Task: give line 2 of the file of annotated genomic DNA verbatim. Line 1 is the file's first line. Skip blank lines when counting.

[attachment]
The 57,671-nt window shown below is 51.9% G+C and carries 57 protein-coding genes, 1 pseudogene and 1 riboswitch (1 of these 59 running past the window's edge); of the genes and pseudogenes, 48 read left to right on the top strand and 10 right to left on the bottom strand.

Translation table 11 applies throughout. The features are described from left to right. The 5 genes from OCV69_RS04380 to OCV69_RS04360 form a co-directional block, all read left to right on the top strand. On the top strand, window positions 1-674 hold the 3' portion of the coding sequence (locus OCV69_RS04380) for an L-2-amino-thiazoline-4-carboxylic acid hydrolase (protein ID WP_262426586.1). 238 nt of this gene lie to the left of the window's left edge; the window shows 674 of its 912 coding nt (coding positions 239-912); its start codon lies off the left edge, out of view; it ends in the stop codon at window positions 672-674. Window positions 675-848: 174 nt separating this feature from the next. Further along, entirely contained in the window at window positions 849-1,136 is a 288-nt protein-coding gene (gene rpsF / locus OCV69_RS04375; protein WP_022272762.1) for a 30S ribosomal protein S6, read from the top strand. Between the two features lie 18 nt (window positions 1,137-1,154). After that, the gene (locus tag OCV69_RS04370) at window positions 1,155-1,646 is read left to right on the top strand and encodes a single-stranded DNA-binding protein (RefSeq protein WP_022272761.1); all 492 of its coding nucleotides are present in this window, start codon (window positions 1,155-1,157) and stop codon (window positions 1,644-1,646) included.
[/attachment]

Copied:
Translation table 11 applies throughout. The features are described from left to right. The 5 genes from OCV69_RS04380 to OCV69_RS04360 form a co-directional block, all read left to right on the top strand. On the top strand, window positions 1-674 hold the 3' portion of the coding sequence (locus OCV69_RS04380) for an L-2-amino-thiazoline-4-carboxylic acid hydrolase (protein ID WP_262426586.1). 238 nt of this gene lie to the left of the window's left edge; the window shows 674 of its 912 coding nt (coding positions 239-912); its start codon lies off the left edge, out of view; it ends in the stop codon at window positions 672-674. Window positions 675-848: 174 nt separating this feature from the next. Further along, entirely contained in the window at window positions 849-1,136 is a 288-nt protein-coding gene (gene rpsF / locus OCV69_RS04375; protein WP_022272762.1) for a 30S ribosomal protein S6, read from the top strand. Between the two features lie 18 nt (window positions 1,137-1,154). After that, the gene (locus tag OCV69_RS04370) at window positions 1,155-1,646 is read left to right on the top strand and encodes a single-stranded DNA-binding protein (RefSeq protein WP_022272761.1); all 492 of its coding nucleotides are present in this window, start codon (window positions 1,155-1,157) and stop codon (window positions 1,644-1,646) included.